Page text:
The clashes highlight the continuing grave threat to the Amazon, the world’s biggest remaining rain forest, which plays a crucial role in maintaining the world’s climate and biodiversity. From 2005 to 2012, deforestation plunged in Brazil, as the government increased its conservation efforts and cracked down on illegal loggers. But since then, the numbers have begun to creep up again. In 2014 alone, almost 2,000 square miles of Amazon rain forest were cleared by farmers, loggers and others.

Indigenous groups play an important role in preserving Brazil’s Amazon rain forest; their reserves make up roughly one-fifth of its area. Silvio da Silva, a village chief from Arariboia and an employee of the Brazilian government’s indigenous agency, said that a year ago as many as 130 logging trucks left the southern end of this reserve a day. Thanks to the Guardians, that has fallen to around 10 to 15 trucks a day.

In a rare visit to the reserves permitted by the indigenous tribes, Washington Post journalists found that many residents support the militias. But others are uneasy about relying on informal armed groups to resolve a problem that should fall to the Brazilian government.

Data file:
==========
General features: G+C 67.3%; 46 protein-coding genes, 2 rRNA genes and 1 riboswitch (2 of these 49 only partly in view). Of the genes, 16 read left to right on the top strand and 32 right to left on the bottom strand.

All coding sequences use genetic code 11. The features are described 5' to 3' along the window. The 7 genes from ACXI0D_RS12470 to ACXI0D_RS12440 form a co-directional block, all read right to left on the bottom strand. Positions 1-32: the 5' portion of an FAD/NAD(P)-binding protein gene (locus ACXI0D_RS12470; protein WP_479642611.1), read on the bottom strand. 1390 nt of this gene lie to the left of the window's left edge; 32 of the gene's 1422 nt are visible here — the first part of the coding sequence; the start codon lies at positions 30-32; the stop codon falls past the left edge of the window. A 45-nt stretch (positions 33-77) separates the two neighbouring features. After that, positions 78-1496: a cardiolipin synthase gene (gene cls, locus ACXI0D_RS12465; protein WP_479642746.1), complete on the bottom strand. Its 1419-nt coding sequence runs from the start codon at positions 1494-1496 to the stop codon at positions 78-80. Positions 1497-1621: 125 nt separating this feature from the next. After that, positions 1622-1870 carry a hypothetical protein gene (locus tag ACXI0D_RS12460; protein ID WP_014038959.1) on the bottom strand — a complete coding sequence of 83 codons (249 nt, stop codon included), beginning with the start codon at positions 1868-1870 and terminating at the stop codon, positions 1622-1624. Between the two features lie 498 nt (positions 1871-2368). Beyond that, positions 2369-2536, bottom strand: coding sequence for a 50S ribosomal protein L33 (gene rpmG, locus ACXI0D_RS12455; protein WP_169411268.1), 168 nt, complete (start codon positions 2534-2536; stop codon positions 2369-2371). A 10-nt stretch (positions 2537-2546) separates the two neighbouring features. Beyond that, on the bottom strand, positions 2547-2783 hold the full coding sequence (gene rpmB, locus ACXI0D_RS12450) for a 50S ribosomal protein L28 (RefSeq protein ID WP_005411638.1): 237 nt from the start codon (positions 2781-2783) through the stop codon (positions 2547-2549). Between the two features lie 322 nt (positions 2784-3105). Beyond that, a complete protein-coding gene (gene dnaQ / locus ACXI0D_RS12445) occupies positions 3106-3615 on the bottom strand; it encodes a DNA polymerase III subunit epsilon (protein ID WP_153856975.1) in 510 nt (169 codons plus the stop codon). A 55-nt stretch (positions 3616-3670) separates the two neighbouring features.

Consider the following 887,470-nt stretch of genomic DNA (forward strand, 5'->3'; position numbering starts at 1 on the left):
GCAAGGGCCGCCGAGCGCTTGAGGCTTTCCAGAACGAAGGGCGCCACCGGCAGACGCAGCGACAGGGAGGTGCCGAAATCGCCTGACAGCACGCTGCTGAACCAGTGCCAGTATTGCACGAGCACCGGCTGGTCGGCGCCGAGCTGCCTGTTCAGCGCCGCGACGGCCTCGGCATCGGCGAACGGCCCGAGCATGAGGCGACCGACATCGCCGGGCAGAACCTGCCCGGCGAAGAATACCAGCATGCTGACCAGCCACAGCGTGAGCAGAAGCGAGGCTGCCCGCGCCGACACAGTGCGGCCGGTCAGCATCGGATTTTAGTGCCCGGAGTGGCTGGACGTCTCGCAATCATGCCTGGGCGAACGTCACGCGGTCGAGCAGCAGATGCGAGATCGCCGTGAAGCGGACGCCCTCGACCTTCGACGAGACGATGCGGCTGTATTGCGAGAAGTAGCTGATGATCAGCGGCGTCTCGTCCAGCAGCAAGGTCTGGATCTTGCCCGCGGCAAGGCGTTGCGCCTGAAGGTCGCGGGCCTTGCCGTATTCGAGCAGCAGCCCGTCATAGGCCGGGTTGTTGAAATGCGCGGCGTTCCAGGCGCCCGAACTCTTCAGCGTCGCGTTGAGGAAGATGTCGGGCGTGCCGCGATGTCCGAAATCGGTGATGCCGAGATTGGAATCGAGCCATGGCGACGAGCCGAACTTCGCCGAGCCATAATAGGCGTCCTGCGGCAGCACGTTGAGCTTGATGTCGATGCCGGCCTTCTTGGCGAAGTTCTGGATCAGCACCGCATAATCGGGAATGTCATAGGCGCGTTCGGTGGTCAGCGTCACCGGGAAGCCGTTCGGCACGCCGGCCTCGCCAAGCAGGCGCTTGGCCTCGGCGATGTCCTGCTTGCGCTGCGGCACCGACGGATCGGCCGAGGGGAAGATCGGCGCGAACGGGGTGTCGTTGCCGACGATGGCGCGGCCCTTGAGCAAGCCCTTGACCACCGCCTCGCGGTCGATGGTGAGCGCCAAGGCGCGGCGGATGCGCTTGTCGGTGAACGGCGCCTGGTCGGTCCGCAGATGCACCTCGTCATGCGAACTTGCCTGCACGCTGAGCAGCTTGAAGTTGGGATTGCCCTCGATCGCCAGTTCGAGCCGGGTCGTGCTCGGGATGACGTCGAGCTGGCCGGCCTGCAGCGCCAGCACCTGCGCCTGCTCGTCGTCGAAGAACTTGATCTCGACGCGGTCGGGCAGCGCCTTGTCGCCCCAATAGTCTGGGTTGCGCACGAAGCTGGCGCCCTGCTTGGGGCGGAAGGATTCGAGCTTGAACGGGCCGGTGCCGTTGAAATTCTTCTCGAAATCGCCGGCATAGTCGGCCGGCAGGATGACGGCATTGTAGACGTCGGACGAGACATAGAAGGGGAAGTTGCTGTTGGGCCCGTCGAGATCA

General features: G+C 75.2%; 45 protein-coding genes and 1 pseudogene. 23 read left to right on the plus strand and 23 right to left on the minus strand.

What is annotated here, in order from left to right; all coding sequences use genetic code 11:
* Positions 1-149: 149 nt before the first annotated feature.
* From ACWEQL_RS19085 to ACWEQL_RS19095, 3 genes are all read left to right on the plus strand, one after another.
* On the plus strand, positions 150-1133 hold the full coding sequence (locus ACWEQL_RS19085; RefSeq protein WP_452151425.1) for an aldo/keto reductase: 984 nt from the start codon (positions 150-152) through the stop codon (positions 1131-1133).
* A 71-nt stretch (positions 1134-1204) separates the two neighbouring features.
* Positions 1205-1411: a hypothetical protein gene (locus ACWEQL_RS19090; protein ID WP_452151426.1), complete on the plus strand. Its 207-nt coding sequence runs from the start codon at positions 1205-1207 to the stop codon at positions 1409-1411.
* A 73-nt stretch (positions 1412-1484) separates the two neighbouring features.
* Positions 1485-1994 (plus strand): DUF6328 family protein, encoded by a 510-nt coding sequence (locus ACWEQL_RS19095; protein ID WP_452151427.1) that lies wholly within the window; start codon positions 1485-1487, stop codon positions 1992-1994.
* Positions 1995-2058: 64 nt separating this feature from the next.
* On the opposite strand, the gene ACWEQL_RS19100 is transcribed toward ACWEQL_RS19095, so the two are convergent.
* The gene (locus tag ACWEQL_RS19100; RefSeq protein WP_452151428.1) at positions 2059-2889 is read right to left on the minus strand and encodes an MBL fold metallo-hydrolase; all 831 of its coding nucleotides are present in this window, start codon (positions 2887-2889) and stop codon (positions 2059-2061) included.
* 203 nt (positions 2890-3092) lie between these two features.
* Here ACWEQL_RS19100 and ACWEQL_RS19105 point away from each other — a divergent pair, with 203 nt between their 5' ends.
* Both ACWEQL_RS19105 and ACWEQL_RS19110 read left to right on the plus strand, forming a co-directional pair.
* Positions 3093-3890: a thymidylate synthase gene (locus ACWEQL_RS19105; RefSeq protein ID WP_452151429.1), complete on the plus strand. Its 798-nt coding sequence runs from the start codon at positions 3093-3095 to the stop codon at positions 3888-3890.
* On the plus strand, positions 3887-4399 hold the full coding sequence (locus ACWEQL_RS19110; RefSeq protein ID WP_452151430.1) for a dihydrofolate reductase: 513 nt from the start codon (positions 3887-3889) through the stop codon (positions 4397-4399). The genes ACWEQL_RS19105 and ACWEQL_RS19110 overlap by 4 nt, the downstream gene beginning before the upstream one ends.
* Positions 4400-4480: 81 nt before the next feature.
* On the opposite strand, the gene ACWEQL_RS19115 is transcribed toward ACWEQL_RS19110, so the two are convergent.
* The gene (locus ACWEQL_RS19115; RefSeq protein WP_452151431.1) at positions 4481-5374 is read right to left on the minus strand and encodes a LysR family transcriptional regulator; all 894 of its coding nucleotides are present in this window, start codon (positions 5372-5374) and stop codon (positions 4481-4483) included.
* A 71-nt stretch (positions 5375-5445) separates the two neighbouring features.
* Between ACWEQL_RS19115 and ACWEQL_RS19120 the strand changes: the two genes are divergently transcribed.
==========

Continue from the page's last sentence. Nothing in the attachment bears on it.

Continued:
Continue reading this feature…

In many cases, they have used mild force to restrain loggers and block their activities. This has, of course, been met with violent reprisals and assassinations of indigenous leaders and activists.

18% of the pre-1970 Brazilian Amazon had been cut down as of 2013. Massive clear-cutting began in 1970 and has played a crucial role in Brazil becoming the world’s seventh-largest greenhouse gas emitter.

The Amazon rainforest is being cleared for timber, mining, soybean farming, sugar plantations and cattle grazing, as well as to assert legal claims to property by showing “development” on the land.

Brazil’s government has taken steps to make significant reductions in yearly deforestation, but these efforts will need to be sustained consistently and more deeply — and thus far they have not been. Brazil’s climate action plan released in September 2015 is a continuation of its recent strong emissions cuts, but its deforestation pledge only tackles illegal logging, not vast legal timber harvests. And even the illegal logging clearly isn’t close to under control as the Washington Post feature quoted above proves.